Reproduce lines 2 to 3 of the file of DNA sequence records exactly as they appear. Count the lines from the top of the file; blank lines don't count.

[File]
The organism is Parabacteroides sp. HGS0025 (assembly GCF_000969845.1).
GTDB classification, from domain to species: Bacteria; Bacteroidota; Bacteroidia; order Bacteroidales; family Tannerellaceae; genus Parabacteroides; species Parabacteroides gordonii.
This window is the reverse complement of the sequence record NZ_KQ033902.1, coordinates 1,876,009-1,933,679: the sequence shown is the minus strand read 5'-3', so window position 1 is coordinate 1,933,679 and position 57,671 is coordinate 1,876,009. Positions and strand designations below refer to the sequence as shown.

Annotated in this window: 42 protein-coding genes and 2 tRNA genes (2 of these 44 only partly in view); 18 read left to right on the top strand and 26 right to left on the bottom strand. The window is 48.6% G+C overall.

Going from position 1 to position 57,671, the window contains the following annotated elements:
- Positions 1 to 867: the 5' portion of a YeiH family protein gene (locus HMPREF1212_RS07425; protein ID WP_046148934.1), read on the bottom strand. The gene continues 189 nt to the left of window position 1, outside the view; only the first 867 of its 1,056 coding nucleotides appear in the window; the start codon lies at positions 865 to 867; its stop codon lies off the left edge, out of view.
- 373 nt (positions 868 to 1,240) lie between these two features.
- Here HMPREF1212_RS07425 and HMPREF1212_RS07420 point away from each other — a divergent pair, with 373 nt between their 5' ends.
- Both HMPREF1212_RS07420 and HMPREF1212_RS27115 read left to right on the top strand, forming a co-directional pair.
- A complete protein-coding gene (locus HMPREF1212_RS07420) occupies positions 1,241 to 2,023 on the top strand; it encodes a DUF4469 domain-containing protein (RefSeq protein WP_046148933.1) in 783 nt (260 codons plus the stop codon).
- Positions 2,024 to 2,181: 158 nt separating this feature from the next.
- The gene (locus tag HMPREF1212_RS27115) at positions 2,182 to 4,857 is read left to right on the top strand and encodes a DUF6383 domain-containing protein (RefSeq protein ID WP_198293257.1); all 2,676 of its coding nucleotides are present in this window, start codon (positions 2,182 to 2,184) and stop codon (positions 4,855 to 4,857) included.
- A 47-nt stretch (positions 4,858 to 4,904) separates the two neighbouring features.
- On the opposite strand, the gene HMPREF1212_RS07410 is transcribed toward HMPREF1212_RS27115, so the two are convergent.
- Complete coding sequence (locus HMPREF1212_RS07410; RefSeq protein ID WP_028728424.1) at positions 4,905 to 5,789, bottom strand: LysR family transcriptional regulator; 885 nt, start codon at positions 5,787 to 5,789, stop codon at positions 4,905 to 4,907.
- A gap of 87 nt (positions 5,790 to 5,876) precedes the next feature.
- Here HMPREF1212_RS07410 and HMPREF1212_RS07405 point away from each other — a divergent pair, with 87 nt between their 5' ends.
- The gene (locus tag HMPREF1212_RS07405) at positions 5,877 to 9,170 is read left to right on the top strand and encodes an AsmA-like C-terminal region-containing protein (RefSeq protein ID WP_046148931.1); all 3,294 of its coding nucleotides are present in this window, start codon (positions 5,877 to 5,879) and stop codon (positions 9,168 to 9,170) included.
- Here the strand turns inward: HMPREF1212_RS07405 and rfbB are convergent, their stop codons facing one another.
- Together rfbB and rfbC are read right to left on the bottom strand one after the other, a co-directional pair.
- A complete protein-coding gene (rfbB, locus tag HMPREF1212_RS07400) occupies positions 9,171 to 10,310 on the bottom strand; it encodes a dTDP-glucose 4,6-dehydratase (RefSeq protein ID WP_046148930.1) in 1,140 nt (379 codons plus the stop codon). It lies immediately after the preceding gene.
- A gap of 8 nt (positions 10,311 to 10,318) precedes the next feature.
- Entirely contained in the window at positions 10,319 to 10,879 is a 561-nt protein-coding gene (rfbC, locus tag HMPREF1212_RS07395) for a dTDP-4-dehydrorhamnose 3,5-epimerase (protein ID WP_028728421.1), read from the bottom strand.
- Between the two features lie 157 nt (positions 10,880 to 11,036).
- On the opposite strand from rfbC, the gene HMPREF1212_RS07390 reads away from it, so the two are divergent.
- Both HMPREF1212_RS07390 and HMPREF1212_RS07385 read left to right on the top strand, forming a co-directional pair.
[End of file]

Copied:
GTDB classification, from domain to species: Bacteria; Bacteroidota; Bacteroidia; order Bacteroidales; family Tannerellaceae; genus Parabacteroides; species Parabacteroides gordonii.
This window is the reverse complement of the sequence record NZ_KQ033902.1, coordinates 1,876,009-1,933,679: the sequence shown is the minus strand read 5'-3', so window position 1 is coordinate 1,933,679 and position 57,671 is coordinate 1,876,009. Positions and strand designations below refer to the sequence as shown.